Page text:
Bellflower family (Campanulaceae)
Description: This annual plant is unbranched. It is usually 4-12" tall, and rarely becomes taller. The central stem is light green and deeply grooved, with lines of small white hairs along the ridges. The alternate leaves are also light green, and strongly clasp the stem. However, at the top of the stem are a pair of opposite leaves. These leaves are up to 1" long and nearly as wide. They are broadly cordate, with wavy or dentate margins that are slightly ciliate. Along the margins, the leaves may assume a purplish color in bright sunlight. There is a milky sap in both the stem and leaves. From each leaf axil in the upper half of the plant, are 1-3 flowers, although only one of these will be in bloom at the same time. Each flower is deep violet or purple and about ½" across. It has a short tubular corolla with 5 spreading lobes. There are darker lines of purple that converge toward the throat of the flower. The throat is whiter than the rest of the flower, from which emerges a prominent white pistil and several stamens.
The blooming period occurs during the early summer and lasts about a month. There is no floral fragrance. This plant also produces self-pollinating flowers on the lower half of the stem, whose petals never open. The ovaries develop into small oval capsules, which split open into 3 parts to about the middle. This releases the numerous tiny seeds, which are lens-shaped and reddish brown. They are dispersed readily by the wind, and can be carried a considerable distance. The root system consists of a taproot.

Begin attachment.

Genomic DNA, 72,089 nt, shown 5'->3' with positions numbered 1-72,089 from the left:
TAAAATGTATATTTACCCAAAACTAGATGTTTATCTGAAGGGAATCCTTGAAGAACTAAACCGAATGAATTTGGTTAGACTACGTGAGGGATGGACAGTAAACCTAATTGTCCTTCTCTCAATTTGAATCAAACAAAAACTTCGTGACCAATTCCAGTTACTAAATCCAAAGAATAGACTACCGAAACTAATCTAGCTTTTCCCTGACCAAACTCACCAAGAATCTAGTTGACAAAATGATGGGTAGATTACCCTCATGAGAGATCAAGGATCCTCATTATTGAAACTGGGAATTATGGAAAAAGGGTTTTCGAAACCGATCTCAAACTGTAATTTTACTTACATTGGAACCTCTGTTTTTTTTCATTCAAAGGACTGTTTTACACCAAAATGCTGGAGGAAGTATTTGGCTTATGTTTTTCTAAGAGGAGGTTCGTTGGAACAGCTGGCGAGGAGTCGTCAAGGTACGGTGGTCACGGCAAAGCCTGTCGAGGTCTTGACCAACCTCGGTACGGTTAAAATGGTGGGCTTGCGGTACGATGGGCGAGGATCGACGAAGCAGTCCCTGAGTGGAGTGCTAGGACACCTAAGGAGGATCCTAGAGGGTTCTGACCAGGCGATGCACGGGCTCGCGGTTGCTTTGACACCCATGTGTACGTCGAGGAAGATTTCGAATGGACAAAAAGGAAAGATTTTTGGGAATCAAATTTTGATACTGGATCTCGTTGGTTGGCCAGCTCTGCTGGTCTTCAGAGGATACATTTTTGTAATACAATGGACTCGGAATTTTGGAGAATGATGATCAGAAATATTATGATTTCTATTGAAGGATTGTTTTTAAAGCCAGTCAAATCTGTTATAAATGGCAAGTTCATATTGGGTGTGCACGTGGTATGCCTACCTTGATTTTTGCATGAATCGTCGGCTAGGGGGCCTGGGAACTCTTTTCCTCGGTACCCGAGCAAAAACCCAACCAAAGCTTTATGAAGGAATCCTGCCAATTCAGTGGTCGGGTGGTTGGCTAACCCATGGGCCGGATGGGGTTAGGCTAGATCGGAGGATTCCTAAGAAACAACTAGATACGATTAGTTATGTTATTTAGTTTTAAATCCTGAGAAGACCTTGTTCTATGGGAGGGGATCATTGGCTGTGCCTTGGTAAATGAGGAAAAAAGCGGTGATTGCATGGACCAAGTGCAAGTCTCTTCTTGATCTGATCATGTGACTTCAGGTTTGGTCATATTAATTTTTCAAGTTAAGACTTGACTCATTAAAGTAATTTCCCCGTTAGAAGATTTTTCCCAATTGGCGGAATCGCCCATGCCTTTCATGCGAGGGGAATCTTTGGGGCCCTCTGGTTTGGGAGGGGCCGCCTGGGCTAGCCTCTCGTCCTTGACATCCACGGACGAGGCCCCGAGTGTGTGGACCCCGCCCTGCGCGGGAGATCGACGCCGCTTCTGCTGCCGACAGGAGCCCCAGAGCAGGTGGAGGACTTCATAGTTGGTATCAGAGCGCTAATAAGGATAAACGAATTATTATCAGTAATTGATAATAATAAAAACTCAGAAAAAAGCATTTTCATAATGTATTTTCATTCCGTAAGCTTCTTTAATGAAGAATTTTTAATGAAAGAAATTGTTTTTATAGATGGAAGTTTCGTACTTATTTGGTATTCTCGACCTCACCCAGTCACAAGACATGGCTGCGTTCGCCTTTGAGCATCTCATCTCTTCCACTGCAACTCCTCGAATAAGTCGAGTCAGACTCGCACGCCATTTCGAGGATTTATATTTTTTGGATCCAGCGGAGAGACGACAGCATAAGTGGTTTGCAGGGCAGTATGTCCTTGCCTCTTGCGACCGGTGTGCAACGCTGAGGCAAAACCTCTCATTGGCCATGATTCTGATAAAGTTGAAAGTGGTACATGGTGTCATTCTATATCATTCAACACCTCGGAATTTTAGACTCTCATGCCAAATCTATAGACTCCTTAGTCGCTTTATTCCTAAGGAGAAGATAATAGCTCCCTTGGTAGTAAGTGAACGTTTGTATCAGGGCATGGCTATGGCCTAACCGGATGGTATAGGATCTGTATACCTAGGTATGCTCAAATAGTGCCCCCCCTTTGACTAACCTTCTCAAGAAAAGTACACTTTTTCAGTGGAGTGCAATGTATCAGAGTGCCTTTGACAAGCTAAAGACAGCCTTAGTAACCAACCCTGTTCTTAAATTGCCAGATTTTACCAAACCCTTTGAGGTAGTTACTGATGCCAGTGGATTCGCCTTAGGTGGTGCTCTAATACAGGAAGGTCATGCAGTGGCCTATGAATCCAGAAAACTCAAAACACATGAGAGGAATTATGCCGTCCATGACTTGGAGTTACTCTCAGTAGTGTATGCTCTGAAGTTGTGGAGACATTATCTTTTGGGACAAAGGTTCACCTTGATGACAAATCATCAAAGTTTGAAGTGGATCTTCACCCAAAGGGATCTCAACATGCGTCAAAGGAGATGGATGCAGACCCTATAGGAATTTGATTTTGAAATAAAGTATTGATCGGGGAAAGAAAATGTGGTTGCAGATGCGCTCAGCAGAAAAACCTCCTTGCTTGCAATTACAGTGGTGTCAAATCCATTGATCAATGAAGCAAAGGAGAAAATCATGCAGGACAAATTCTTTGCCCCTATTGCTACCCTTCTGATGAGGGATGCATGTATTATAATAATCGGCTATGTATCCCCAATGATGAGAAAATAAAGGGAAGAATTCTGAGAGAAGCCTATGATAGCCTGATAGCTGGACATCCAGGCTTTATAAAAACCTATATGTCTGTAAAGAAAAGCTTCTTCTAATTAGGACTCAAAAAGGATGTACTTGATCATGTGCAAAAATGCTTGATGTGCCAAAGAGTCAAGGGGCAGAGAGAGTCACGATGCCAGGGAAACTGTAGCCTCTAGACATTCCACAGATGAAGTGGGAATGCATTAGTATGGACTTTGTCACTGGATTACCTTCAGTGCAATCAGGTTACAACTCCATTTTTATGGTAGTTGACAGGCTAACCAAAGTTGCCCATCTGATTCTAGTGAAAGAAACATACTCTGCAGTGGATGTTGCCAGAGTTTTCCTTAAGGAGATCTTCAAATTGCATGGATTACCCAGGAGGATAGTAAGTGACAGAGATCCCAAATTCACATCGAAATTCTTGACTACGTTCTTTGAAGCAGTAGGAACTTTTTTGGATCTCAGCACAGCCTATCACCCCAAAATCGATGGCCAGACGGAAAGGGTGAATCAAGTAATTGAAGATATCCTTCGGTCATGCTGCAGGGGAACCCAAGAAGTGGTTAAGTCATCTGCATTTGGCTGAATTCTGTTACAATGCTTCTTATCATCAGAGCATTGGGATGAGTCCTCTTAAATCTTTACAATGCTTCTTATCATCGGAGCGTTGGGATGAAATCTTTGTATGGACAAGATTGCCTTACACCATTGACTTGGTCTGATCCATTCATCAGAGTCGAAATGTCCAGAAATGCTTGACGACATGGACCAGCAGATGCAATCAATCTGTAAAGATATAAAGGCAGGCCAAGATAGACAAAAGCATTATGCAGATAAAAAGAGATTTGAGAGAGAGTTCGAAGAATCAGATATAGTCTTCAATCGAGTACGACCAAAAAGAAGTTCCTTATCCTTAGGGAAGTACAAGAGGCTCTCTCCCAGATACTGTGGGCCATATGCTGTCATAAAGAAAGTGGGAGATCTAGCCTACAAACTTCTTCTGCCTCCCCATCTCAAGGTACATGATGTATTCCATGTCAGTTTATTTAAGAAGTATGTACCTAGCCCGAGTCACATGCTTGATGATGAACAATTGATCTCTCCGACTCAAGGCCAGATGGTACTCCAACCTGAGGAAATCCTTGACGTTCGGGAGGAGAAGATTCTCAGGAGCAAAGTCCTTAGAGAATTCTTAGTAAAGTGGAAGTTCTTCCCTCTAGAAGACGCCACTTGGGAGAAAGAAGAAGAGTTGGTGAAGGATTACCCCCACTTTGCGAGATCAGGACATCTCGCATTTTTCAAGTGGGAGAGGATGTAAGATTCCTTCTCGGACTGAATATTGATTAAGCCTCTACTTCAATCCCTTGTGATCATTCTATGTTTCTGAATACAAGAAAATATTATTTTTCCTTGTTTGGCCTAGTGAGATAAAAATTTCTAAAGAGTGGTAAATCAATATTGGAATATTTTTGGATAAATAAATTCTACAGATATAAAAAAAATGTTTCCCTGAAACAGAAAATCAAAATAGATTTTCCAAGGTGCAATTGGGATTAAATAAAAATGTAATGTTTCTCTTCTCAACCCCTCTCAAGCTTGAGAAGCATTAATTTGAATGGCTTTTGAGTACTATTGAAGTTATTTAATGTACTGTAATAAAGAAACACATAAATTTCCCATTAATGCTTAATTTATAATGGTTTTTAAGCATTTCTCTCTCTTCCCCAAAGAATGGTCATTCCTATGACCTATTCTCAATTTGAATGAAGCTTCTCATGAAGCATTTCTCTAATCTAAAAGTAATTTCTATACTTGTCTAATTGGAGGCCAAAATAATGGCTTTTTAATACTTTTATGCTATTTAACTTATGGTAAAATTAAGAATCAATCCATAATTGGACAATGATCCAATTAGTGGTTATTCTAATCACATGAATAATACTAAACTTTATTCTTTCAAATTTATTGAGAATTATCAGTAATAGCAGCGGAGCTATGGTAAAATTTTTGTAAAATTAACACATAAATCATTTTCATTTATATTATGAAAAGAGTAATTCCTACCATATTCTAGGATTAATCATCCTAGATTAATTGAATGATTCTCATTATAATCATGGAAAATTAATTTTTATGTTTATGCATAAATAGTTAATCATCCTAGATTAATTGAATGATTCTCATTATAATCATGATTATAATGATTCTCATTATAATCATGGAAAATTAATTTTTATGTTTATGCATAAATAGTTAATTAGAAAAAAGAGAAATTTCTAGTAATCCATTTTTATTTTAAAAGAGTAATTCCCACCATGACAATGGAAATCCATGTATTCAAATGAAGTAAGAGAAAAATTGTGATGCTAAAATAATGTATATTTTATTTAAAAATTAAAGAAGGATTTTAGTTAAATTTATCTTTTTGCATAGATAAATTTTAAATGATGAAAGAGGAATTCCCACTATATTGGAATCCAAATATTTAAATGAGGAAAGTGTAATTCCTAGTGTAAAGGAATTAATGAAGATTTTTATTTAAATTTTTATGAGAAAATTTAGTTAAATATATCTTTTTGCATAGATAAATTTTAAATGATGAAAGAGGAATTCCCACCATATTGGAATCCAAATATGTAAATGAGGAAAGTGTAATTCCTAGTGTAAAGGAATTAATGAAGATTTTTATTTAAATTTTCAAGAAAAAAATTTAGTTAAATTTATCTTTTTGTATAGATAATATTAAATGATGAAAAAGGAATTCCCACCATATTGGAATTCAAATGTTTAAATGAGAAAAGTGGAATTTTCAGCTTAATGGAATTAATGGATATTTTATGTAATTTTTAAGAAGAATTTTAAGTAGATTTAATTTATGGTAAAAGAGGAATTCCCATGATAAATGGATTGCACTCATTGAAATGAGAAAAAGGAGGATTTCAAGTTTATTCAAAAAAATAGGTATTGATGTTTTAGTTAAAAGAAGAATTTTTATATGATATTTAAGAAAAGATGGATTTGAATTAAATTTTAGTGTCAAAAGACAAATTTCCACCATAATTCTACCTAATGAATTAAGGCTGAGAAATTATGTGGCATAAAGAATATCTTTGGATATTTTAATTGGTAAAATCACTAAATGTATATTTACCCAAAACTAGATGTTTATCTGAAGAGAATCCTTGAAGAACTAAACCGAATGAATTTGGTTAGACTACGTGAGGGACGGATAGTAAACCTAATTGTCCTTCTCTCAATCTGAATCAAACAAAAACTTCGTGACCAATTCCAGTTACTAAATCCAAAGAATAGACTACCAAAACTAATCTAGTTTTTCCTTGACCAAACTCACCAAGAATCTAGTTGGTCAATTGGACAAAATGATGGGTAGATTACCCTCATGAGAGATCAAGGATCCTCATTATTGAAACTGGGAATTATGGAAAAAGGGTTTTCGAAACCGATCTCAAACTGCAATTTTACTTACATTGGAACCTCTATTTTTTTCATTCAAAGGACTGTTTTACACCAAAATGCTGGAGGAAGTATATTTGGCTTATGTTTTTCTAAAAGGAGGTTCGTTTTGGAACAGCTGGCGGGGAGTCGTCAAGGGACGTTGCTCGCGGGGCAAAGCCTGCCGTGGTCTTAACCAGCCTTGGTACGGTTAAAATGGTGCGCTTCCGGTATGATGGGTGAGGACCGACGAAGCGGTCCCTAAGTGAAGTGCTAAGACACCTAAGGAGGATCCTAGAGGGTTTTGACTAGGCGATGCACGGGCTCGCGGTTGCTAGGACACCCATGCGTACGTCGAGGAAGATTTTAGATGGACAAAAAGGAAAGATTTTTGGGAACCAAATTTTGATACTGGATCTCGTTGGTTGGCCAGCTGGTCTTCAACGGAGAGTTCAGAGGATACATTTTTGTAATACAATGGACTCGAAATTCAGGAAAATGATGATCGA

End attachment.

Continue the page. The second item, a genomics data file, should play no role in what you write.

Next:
Cultivation: The preference is full sunlight, and mesic to slightly dry soil. This plant flourishes best in poor soil that is either gravelly or sandy. It doesn't tolerate much competition from taller plants. Foliar disease is not a significant problem during the period of active growth and blooming, after which this plant will fade away.
Range & Habitat: The native Venus' Looking Glass is fairly common in the southern half of Illinois, but uncommon or absent in many areas of the northern half (see Distribution Map). Habitats include mesic to slightly dry sand prairies, gravel prairies, upland areas of black soil prairies, sandy savannas, lake borders, abandoned fields, and areas along railroads and roadsides, especially where it is gravelly or sandy. The habitats where this plant occurs have sparser and lower vegetation than many other areas as a result of poor soil or disturbance.
Faunal Associations: Small bees are the most common visitors of the flowers. This includes Little Carpenter bees, Plasterer bees, Green Metallic bees, and other Halictine bees. The Plasterer bee Colletes brevicornis is an oligolege of Venus' Looking Glass. Other insect visitors include bumblebees, flies, small butterflies, and skippers. The seeds are too small to be of any interest to birds. Mammalian herbivores may consume this plant, although it is of minor importance as a food source.
Photographic Location: The photographs were taken in a waste area along a gravel road near Champaign, Illinois.
Comments: When it is sunny, the flowers open up during the morning, and remain open for the rest of the day. They are attractive, but rather small. The common name of this plant probably refers to the shiny seeds of a related European species. The seeds of Venus' Looking Glass are too tiny to appear shiny to the unaided human eye. In form and color, the flowers of this plant resemble the flowers of Campanula americana (Tall Bellflower), but the former are much smaller. An older scientific name for this plant is Specularia perfoliata.